Eugene A. Foster, 81, Dies; Linked Jefferson to Slave
July 25, 2008
Eugene A. Foster, a pathologist who helped establish genetically the long-alleged liaison between Thomas Jefferson, the third president of the United States, and his slave mistress Sally Hemings, died July 21 in Charlottesville, Va. He was 81.
His death followed a long bout with prostate cancer and leukemia, his wife, Jane Foster, said.
Dr. Foster spent most of his career at the University of Virginia Medical School and at the New England Medical Center at Tufts University. It was only after his retirement and return to Charlottesville that he burst into the public eye with his project on Jefferson.
As early as 1802, the second year of his first term, Jefferson was accused in an article in The Richmond Recorder of having fathered a family with Hemings, a slave on his estate. Such an affair was denied, Jefferson’s family later spreading the story that any physical resemblance between the president and the slave children could more probably be laid at the door of his young nephews Peter and Samuel Carr.
A long line of Jefferson historians, most recently Joseph Ellis, had concluded that an affair was unthinkable.
“After five years mulling over the huge cache of evidence that does exist on the thought and character of the historical Jefferson, I have concluded that the likelihood of a liaison with Sally Hemings is remote,” Mr. Ellis wrote in 1996.
The following year, Annette Gordon-Reed, a black lawyer, sized up the same evidence and reached the opposite conclusion: a liaison was very likely, although it could not be proved, Ms. Gordon-Reed wrote in her book “Thomas Jefferson and Sally Hemings: An American Controversy.”
Dr. Foster played a remarkable role in helping substantiate this challenge to the consensus view. He had resumed a project to test whether Jefferson was the father of Hemings’s children, after hearing of a new genetic technique of tracing ancestry through the Y chromosome, which descends through the male line.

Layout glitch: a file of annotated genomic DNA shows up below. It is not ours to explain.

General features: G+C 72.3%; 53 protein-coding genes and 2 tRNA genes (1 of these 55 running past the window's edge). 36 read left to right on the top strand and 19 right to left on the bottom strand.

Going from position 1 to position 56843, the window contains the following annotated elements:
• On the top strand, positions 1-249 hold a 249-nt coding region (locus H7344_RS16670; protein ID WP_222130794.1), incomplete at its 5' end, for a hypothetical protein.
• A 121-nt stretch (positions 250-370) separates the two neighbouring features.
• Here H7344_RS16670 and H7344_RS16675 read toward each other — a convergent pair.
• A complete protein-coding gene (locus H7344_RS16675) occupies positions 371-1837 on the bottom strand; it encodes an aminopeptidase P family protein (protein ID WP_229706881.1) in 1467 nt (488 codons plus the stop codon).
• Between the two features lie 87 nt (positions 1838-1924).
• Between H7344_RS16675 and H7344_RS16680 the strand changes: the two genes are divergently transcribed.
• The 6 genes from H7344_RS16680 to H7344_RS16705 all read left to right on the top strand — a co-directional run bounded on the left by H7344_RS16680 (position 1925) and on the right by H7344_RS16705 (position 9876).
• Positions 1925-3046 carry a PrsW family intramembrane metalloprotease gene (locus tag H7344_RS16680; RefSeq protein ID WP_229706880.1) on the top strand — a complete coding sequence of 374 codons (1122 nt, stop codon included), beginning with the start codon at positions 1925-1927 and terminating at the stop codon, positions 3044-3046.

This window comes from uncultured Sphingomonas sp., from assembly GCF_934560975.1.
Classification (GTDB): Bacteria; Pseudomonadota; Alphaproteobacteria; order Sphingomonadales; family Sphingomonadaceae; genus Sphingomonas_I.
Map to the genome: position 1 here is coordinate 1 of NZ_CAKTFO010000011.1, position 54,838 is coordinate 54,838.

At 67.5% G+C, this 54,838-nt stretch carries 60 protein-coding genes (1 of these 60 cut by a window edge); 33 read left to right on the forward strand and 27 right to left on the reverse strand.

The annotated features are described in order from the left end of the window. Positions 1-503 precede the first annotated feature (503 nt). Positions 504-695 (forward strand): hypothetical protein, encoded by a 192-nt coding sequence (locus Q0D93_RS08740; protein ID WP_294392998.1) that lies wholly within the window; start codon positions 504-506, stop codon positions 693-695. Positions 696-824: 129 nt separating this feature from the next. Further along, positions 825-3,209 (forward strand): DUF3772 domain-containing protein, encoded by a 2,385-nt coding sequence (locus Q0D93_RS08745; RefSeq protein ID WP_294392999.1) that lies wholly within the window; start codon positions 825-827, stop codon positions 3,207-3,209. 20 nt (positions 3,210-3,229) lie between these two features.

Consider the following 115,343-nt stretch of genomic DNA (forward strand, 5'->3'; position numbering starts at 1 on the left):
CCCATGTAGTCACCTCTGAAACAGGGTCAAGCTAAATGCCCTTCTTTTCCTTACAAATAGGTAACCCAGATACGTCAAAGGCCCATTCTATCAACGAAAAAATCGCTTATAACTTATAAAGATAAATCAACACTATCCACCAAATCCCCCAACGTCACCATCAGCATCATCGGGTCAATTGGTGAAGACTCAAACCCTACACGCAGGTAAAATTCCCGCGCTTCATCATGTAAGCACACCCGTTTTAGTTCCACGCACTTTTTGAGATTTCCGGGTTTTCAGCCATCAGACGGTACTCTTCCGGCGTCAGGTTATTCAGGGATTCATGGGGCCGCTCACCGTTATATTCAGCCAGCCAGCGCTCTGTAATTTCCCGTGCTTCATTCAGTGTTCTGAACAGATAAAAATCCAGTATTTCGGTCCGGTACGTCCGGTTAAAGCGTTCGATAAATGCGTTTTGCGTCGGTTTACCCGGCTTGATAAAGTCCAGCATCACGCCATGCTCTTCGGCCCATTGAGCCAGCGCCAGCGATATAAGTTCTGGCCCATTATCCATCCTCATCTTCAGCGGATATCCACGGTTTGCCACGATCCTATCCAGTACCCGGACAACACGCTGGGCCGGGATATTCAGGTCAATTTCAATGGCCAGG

Jefferson had no male descendants, but blood samples from five descendants of his uncle, Field Jefferson, provided Dr. Foster with the authentic Jefferson Y chromosome. He also tested descendants of the Carrs and of Hemings’s son Eston.
Dr. Foster found in 1998 that the Jefferson Y chromosome differed from that of the Carr family, but was identical to that of Eston Hemings’s lineage.
His report was a model of scientific caution, saying that he could not rule out the possibility a Jefferson other than Thomas was the father of Eston.
But that seemed unlikely, he said, after taking account of all the historical evidence, which included Jefferson’s recorded presence at Monticello at the conception of all Hemings’s known children, a fact noted by the historian Winthrop Jordan.
Dr. Foster’s report, Ms. Gordon-Reed said, “was an enormous boost to my book,” because it ruled out the Carrs, the historians’ favorite candidates as fathers of the Hemings children. The report, and her study, “helped change the consensus on the Jefferson and Hemings story, from a belief it could not possibly have happened to a belief that it did happen,” she said.
Dr. Ellis was one historian who admitted error and said he had changed his mind in light of the new evidence.
The consensus was not achieved without some attacks on Dr. Foster’s findings. But he took them “pretty much in stride.” Ms. Gordon-Reed said.
Besides his wife, Dr. Foster is survived by three children, Susannah Baxendale of Culver City, Calif.; Ethan Foster of Sedona, Ariz., and Rebecca Foster of Charlottesville; and a brother, Roger Foster of Long Beach, N.Y.
In a 1998 interview about the Jefferson case, Dr. Foster expressed surprise that people had so willingly let him take specimens of their blood.
“The whole business has been a coming together of improbable events,” he said.